William Butler Yeats

Yeats had the good fortune to form, in the late '90s, one of the most important friendships of his life. He met Lady Gregory when his need for a staying influence was crucial. He had not entirely escaped the results of the romantic violence let loose (more into their personal lives than into their poetry) by the poets of the decade, in their revolt against respectable bourgeois strictures. He has indicated the nature of his own crisis in Dramatis Personae. "When I went to Coole [Lady Gregory's estate in Galway] the curtain had fallen upon the first act of my drama. . . . I must have spent the summer of 1897 at Coole. I was involved in a miserable love-affair. . . . Romantic doctrine had reached its extreme development. . . . My nerves had been wrecked."

Lady Gregory, whom Yeats met through Arthur Symons and Edward Martyn (Martyn's demesne, Tillyra, adjoined Coole), was a woman of much cultivation and generosity of spirit. Yeats had lost the power to impose upon himself regular habits of work. Lady Gregory, who was later to write out the Irish legends in the simple speech of the peasants of her countryside, took him from cottage to cottage collecting folklore. Coole and its environs were to give the mature Yeats a background for his later work, as Sligo had given him a scene for his earlier. With his technical apprenticeship and his most excessive enthusiasms behind him, Yeats turned away from the middle-class culture of Dublin to the people of Galway farms and villages, "Folk is our refuge from vulgarity." Once he had regained "a tolerable industry," his grasp on reality was further strengthened by the struggle to found what was to become the Abbey Theatre. To this task he and Lady Gregory, with the help of Edward Martyn and George Moore, now applied themselves.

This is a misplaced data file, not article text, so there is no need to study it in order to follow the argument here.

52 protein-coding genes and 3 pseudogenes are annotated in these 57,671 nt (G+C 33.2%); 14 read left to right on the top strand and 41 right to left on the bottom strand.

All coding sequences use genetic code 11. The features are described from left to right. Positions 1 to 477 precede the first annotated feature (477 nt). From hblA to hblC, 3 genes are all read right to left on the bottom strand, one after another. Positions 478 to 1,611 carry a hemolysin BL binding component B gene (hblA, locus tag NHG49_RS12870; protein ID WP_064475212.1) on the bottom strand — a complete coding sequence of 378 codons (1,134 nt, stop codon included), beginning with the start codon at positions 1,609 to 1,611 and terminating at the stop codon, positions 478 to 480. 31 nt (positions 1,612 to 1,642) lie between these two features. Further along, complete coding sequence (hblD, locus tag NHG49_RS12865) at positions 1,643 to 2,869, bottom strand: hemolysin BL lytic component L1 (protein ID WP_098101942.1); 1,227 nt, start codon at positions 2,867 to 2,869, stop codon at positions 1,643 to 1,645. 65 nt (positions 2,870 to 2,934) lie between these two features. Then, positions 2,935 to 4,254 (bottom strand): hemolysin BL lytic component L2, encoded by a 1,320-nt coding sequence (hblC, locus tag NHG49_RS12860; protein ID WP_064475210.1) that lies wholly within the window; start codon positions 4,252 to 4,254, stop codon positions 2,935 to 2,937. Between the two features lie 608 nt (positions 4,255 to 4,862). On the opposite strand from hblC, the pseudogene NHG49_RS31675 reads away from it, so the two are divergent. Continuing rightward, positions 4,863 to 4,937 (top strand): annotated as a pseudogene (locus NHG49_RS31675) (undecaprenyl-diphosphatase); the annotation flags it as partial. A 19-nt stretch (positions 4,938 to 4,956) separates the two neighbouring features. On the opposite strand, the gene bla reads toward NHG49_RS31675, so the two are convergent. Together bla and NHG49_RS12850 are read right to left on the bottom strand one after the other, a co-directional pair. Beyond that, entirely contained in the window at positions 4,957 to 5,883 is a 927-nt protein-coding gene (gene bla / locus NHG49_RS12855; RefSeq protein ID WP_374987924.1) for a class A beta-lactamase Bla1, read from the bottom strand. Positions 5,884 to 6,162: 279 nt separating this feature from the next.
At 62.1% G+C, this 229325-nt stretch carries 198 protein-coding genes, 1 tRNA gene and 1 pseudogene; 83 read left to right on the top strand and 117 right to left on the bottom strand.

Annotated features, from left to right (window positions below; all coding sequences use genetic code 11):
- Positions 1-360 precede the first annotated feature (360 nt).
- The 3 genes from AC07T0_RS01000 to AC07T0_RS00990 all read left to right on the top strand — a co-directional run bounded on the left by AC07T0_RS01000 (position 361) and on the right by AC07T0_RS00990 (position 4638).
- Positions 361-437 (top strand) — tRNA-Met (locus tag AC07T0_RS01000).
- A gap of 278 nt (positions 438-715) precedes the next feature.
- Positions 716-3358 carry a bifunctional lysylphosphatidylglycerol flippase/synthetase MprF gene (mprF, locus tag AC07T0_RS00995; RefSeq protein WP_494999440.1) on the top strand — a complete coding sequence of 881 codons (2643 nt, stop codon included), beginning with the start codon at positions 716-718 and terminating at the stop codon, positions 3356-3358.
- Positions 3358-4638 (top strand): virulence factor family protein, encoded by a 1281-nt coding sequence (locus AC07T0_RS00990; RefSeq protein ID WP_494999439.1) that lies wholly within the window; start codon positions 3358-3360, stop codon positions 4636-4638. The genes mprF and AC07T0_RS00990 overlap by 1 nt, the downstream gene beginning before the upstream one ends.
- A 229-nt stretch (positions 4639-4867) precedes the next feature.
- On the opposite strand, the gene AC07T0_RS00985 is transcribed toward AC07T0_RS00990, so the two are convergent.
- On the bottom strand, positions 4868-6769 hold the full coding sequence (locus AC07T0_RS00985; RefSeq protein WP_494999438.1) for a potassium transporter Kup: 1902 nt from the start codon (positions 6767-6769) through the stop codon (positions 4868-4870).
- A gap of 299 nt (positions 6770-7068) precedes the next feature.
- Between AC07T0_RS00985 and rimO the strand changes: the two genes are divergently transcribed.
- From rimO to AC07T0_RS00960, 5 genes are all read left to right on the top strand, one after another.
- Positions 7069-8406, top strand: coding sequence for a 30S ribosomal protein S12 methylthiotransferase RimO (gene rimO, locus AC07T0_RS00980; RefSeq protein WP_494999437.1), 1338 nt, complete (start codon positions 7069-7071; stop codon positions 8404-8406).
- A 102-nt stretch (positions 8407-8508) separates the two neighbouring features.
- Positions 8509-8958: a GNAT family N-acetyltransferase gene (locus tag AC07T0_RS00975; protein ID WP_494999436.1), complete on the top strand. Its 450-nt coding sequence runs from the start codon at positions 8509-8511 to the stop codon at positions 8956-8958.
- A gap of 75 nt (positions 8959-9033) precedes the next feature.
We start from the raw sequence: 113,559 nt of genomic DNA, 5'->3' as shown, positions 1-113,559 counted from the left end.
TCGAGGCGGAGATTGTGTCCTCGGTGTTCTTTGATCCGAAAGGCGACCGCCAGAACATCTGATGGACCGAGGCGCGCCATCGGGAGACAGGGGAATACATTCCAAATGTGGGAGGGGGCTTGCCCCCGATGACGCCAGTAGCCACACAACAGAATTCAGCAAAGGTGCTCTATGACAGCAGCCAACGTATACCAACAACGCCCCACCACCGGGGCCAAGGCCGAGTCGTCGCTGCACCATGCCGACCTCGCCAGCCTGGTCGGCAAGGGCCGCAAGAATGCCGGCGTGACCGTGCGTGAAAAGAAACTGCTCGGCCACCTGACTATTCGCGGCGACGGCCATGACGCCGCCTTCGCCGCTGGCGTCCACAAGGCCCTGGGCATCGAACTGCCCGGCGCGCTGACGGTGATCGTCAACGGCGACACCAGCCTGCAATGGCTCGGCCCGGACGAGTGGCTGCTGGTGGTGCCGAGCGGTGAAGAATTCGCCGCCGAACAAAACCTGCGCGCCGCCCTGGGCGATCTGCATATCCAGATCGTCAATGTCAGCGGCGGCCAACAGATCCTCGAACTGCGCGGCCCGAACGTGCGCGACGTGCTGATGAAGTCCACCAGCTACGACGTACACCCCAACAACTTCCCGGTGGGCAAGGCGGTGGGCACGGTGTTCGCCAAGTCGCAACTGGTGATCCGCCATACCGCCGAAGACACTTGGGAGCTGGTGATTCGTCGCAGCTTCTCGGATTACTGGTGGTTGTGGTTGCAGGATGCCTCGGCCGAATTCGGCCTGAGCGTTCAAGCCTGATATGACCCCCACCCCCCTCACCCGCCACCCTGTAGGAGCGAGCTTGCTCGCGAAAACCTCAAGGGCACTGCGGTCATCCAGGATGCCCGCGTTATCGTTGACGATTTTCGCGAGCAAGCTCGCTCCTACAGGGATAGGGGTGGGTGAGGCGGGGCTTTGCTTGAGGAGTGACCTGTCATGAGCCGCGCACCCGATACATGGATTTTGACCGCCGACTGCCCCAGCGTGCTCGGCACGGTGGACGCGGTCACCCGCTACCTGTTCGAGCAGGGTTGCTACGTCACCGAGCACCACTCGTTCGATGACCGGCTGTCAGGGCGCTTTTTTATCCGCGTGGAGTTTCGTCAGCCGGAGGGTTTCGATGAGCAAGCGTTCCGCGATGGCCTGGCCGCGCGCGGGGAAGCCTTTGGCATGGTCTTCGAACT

Yeats knew that nothing was read in Ireland but "prayer books, newspapers, and popular novels." He also knew that the Irish had been trained, by politics and the Church, to listen. They were a potential audience, in the primary sense of that word. He had already formed in Dublin the National Literary Society, with the intention of giving "opportunity to a new generation of critics and writers to denounce the propagandist verse and prose that had gone by the name of Irish literature." He now wanted a literary theater. He had written plays, but had no stage, unless it were the stage of small halls, where they could be presented.

Against him were ranged the entrenched powers of the commercial theatre, the Church, and the press, the last two informed with the special Irish fear of "humiliation" and misinterpretation, bred from Ireland's peculiar political situation. "But fight that rancor I must." He fought it for more than ten years, not only for the sake of his own plays, but for the plays of other Irish dramatists, particularly Synge. His own plays caused mild trouble. Synge's Playboy, presented in 1904, brought on a week of riots and emptied the Abbey Theatre for months. But Yeats held out, against an enraged Dublin and an intimidated company. By 1912 the public had learned how to listen to imaginative drama with appreciation, to satiric plays without resentment. The Irish Dramatic Movement had come through, at the cost of great energy and courage expended by its founders. Yeats then turned away from the "popular" theatre, and began to write plays which could be presented in a room by a few amateurs and musicians, plays which could carry his special music and dramatic formality with the least theatrical machinery.

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